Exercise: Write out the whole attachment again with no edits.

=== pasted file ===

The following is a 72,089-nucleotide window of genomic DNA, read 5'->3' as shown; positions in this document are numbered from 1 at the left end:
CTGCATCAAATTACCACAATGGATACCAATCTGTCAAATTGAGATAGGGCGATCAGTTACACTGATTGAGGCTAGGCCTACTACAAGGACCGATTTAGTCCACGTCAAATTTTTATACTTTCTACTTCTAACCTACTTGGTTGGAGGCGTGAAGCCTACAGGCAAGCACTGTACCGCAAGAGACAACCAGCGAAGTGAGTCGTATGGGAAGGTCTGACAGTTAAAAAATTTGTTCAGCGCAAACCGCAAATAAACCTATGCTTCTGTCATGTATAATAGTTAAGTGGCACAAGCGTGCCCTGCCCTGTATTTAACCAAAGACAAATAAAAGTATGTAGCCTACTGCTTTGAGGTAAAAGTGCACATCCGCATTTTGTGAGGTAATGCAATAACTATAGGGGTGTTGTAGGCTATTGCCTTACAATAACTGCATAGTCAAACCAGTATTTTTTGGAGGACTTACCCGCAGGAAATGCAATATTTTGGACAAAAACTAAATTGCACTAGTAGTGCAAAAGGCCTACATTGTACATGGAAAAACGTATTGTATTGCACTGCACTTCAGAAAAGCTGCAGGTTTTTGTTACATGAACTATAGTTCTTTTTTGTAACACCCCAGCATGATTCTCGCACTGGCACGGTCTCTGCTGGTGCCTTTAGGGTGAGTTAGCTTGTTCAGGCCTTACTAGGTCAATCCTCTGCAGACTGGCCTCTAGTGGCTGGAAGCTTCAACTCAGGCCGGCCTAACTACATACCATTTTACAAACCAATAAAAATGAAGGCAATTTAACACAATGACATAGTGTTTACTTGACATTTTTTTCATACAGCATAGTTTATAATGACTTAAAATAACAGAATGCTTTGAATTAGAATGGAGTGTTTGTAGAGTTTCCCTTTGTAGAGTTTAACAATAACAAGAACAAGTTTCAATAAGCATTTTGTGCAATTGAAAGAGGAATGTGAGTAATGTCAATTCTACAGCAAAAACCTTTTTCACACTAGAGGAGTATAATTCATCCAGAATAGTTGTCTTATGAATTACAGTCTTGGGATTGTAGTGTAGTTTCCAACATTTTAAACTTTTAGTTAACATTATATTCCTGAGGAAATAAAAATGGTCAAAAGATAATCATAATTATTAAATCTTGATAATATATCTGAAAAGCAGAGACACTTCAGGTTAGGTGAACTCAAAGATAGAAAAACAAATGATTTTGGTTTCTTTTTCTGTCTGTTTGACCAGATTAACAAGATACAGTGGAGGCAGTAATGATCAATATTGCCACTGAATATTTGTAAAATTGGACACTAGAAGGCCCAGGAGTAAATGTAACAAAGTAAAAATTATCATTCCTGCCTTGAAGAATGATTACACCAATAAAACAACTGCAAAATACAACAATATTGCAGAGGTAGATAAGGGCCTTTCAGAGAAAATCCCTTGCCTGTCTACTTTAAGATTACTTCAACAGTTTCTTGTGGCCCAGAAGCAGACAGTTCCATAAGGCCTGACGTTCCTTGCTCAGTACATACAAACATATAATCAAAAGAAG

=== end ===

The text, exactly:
The following is a 72,089-nucleotide window of genomic DNA, read 5'->3' as shown; positions in this document are numbered from 1 at the left end:
CTGCATCAAATTACCACAATGGATACCAATCTGTCAAATTGAGATAGGGCGATCAGTTACACTGATTGAGGCTAGGCCTACTACAAGGACCGATTTAGTCCACGTCAAATTTTTATACTTTCTACTTCTAACCTACTTGGTTGGAGGCGTGAAGCCTACAGGCAAGCACTGTACCGCAAGAGACAACCAGCGAAGTGAGTCGTATGGGAAGGTCTGACAGTTAAAAAATTTGTTCAGCGCAAACCGCAAATAAACCTATGCTTCTGTCATGTATAATAGTTAAGTGGCACAAGCGTGCCCTGCCCTGTATTTAACCAAAGACAAATAAAAGTATGTAGCCTACTGCTTTGAGGTAAAAGTGCACATCCGCATTTTGTGAGGTAATGCAATAACTATAGGGGTGTTGTAGGCTATTGCCTTACAATAACTGCATAGTCAAACCAGTATTTTTTGGAGGACTTACCCGCAGGAAATGCAATATTTTGGACAAAAACTAAATTGCACTAGTAGTGCAAAAGGCCTACATTGTACATGGAAAAACGTATTGTATTGCACTGCACTTCAGAAAAGCTGCAGGTTTTTGTTACATGAACTATAGTTCTTTTTTGTAACACCCCAGCATGATTCTCGCACTGGCACGGTCTCTGCTGGTGCCTTTAGGGTGAGTTAGCTTGTTCAGGCCTTACTAGGTCAATCCTCTGCAGACTGGCCTCTAGTGGCTGGAAGCTTCAACTCAGGCCGGCCTAACTACATACCATTTTACAAACCAATAAAAATGAAGGCAATTTAACACAATGACATAGTGTTTACTTGACATTTTTTTCATACAGCATAGTTTATAATGACTTAAAATAACAGAATGCTTTGAATTAGAATGGAGTGTTTGTAGAGTTTCCCTTTGTAGAGTTTAACAATAACAAGAACAAGTTTCAATAAGCATTTTGTGCAATTGAAAGAGGAATGTGAGTAATGTCAATTCTACAGCAAAAACCTTTTTCACACTAGAGGAGTATAATTCATCCAGAATAGTTGTCTTATGAATTACAGTCTTGGGATTGTAGTGTAGTTTCCAACATTTTAAACTTTTAGTTAACATTATATTCCTGAGGAAATAAAAATGGTCAAAAGATAATCATAATTATTAAATCTTGATAATATATCTGAAAAGCAGAGACACTTCAGGTTAGGTGAACTCAAAGATAGAAAAACAAATGATTTTGGTTTCTTTTTCTGTCTGTTTGACCAGATTAACAAGATACAGTGGAGGCAGTAATGATCAATATTGCCACTGAATATTTGTAAAATTGGACACTAGAAGGCCCAGGAGTAAATGTAACAAAGTAAAAATTATCATTCCTGCCTTGAAGAATGATTACACCAATAAAACAACTGCAAAATACAACAATATTGCAGAGGTAGATAAGGGCCTTTCAGAGAAAATCCCTTGCCTGTCTACTTTAAGATTACTTCAACAGTTTCTTGTGGCCCAGAAGCAGACAGTTCCATAAGGCCTGACGTTCCTTGCTCAGTACATACAAACATATAATCAAAAGAAG